East Slopes Central - Lake Chelan to South of I-90

Issued: 6:08 PM PST Monday, December 11, 2017
by Robert Hahn

NWAC avalanche forecasts apply to backcountry avalanche terrain in the Olympics, Washington Cascades and Mt Hood area. These forecasts do not apply to developed ski areas, avalanche terrain affecting highways and higher terrain on the volcanic peaks above the Cascade crest level.

The snowpack is strong and well consolidated after a week of mild dry weather. Many areas have a very shallow snowpack below treeline making travel difficult and hazardous. Watch for wet surface snow conditions on some steep sun exposed slopes, especially below rocks or cliffs and above terrain traps. This weather provides the perfect opportunity to check out surface snow conditions where sufficient snow coverage exists for enjoyable travel.

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Avalanche Problems for Tuesday

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Loose wet avalanches occur where water is running through the snowpack, and release at or below the trigger point. Avoid terrain traps such as cliffs, gullies, or tree wells. Exit avalanche terrain when you see pinwheels, roller balls, a slushy surface, or during rain-on-snow events.

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Snowpack Analysis:

High pressure has now been over the region for over a full week. Sunshine and very mild temperatures have been the story at mid and higher elevations with cool to cold temperatures at lower elevations. This weather has allowed for overall strengthening and consolidation of an already strong snowpack.

No triggered avalanches have been reported over the past five days.

Some small loose wet slides have occurred on mainly steep sun exposed slopes through the week, but have become much less frequent over the past several days.

Strong crest level southerly wind Friday night to midday Saturday may have built some wind slab layers in isolated terrain. However, moist surface snow on windward slopes likely limited available snow for transport.

The surface snow consists mainly of surface melt freeze crusts forming overnight on solar aspects. On shaded aspects, settled storm snow is still providing some nice skiing and riding conditions.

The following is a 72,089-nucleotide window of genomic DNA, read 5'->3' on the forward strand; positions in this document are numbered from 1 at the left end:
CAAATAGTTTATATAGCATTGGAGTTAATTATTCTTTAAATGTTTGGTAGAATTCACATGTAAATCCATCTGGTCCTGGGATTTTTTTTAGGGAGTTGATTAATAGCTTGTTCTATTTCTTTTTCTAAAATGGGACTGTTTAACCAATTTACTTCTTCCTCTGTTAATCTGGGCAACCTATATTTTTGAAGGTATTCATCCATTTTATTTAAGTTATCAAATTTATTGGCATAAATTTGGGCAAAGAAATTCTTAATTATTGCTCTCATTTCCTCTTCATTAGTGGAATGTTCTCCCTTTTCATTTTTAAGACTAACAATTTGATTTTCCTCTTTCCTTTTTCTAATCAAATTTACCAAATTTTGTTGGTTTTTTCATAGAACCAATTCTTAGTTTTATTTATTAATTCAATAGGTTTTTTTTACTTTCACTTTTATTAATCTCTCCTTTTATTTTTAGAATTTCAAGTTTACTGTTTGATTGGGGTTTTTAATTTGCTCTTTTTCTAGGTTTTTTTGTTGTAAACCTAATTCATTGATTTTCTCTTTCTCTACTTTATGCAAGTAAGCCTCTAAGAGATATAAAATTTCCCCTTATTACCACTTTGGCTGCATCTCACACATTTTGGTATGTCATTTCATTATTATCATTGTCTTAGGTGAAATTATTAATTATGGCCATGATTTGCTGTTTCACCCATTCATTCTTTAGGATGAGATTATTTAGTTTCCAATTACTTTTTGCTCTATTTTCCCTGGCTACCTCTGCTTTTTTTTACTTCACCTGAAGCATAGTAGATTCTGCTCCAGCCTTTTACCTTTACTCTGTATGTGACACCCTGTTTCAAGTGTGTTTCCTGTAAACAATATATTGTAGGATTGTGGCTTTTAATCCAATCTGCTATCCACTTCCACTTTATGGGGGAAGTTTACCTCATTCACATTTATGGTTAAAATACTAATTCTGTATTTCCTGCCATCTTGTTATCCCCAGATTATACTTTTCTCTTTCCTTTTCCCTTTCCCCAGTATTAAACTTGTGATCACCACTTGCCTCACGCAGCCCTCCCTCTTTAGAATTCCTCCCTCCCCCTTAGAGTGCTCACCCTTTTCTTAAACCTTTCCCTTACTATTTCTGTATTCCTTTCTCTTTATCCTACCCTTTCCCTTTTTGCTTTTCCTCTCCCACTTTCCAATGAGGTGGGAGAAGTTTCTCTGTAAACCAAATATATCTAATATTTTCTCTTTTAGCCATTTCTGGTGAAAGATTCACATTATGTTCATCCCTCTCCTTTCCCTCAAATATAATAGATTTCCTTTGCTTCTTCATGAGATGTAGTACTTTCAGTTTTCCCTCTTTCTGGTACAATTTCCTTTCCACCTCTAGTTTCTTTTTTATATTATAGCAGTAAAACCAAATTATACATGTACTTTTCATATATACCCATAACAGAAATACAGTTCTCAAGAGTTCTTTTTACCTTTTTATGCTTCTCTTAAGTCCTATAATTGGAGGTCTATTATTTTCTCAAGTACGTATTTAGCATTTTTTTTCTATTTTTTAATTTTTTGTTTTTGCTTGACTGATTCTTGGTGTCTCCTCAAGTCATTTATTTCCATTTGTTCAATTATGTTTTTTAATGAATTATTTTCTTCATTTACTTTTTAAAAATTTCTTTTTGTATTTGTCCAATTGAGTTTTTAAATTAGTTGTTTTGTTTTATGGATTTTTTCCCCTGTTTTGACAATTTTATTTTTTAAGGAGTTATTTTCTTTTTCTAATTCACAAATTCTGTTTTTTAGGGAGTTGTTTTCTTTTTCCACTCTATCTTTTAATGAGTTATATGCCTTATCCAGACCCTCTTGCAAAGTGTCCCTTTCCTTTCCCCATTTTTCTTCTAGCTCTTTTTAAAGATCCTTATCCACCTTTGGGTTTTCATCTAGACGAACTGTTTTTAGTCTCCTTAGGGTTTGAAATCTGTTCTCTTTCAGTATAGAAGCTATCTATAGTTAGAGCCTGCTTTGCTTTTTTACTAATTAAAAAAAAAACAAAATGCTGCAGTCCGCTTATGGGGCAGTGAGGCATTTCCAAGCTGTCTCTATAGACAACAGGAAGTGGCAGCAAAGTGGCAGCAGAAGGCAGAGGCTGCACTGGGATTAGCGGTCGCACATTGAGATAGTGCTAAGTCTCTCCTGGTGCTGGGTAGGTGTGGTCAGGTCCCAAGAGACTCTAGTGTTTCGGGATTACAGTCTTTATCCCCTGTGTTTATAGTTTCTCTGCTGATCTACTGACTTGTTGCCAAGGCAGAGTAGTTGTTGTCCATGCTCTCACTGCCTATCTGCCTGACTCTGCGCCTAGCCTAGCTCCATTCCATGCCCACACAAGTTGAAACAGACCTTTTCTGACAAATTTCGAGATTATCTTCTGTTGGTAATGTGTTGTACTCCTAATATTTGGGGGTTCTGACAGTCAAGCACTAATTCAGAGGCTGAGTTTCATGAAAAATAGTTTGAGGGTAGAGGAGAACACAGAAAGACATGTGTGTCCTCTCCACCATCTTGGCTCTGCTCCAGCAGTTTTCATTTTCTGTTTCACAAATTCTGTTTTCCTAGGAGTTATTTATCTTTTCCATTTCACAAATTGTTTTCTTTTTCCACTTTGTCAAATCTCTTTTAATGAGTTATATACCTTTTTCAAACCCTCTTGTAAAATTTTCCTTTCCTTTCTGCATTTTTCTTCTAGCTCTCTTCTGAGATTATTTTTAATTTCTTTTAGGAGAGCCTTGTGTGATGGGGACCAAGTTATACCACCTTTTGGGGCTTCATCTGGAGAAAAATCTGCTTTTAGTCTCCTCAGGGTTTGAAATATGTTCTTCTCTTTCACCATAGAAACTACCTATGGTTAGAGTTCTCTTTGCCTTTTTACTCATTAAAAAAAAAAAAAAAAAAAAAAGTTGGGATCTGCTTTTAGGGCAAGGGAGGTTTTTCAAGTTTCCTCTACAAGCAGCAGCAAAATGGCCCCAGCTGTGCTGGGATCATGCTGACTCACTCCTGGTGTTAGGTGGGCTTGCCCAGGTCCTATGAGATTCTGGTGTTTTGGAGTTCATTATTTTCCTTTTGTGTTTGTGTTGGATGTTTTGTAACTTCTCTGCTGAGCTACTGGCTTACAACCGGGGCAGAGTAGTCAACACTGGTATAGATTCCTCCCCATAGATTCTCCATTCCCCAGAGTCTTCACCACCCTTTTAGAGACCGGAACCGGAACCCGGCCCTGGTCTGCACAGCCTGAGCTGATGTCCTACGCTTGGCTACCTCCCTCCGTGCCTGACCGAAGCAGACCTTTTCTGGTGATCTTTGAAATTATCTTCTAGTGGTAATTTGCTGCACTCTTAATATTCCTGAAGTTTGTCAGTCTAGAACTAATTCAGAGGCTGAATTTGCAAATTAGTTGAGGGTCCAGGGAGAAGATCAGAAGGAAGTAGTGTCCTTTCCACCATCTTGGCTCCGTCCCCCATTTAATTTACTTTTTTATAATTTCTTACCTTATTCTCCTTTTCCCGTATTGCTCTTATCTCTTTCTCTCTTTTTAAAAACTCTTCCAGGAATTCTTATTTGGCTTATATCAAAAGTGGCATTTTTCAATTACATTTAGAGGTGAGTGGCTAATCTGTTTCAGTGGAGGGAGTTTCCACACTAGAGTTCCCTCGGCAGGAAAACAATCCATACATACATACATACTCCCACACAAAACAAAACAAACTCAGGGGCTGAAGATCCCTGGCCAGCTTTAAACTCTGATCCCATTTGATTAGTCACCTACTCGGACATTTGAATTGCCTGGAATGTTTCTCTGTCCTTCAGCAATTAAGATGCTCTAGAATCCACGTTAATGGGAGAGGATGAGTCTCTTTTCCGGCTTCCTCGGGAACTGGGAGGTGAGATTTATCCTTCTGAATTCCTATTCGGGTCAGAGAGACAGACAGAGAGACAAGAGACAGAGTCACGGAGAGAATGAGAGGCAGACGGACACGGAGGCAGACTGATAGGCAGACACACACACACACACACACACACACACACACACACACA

The total snowpack height in these zones varies mostly from 3-5 feet, with the most in the north zone nearer the crest.

The snowpack is well consolidated and strong with settled old storm snow of about 1-2 feet bonded well to the strong Thanksgiving rain crust. 

During this high pressure pattern, surface hoar and or surface facets have been formed, and grown quite large in some areas, especially the typical sun and wind sheltered terrain at lower elevations in the cooler temperatures below the inversion. We will need to watch for these potential weak surface snow conditions as they may have an impact on future avalanche conditions when snowfall returns. 

On Monday at Washington passs, temperatures reached the mid-40's in the above treeline Monday with pass-level temperatures not making it out of the mid-twenties. Similarly cold surface temperatures were expected below 4800' throughout the Cascade east slopes, with much warm temperatures above.



A party of NCMG guides, training in the Washington Pass area on Thursday and noted the temperature inversion at the Pass, good bonding to the Thanksgiving crust, some small loose wet activity on solar slopes, with little avalanche concerns below treeline.


No recent observations.


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Detailed Forecast for Tuesday:

More of the same conditions are expected Tuesday, with slightly cooler conditions and a slightly weakening inversion. Mostly sunny and warm with light winds at higher elevations and cold and cloudy conditions in the lower passes and some low elevations. 

Warm temperatures in the near treeline and above treeline terrain have created conditions for melt-freeze conditions on solar aspects. Surface melt-freeze crusts are forming overnight and softening through the day. Loose wet avalanches are unlikely, but might be encountered in isolated steep solar exposed slopes below rocks or trees absorbing more radiation. Preserved and settled colder snow is expected on north-facing terrain at all elevations with variable conditions on all other elevations and aspects.

Wind slab has been removed as an avalanche problem for the northeast zone due to settlement time with warm temperatures near ridge-top, but without recent observations, backcountry travelers should still watch for areas of firm, wind-transported snow.

Early season terrain hazards still exist, such as poorly covered rocks, vegetation and creeks, particularly at lower elevations.

No Corresponding Mountain Weather Forecast Available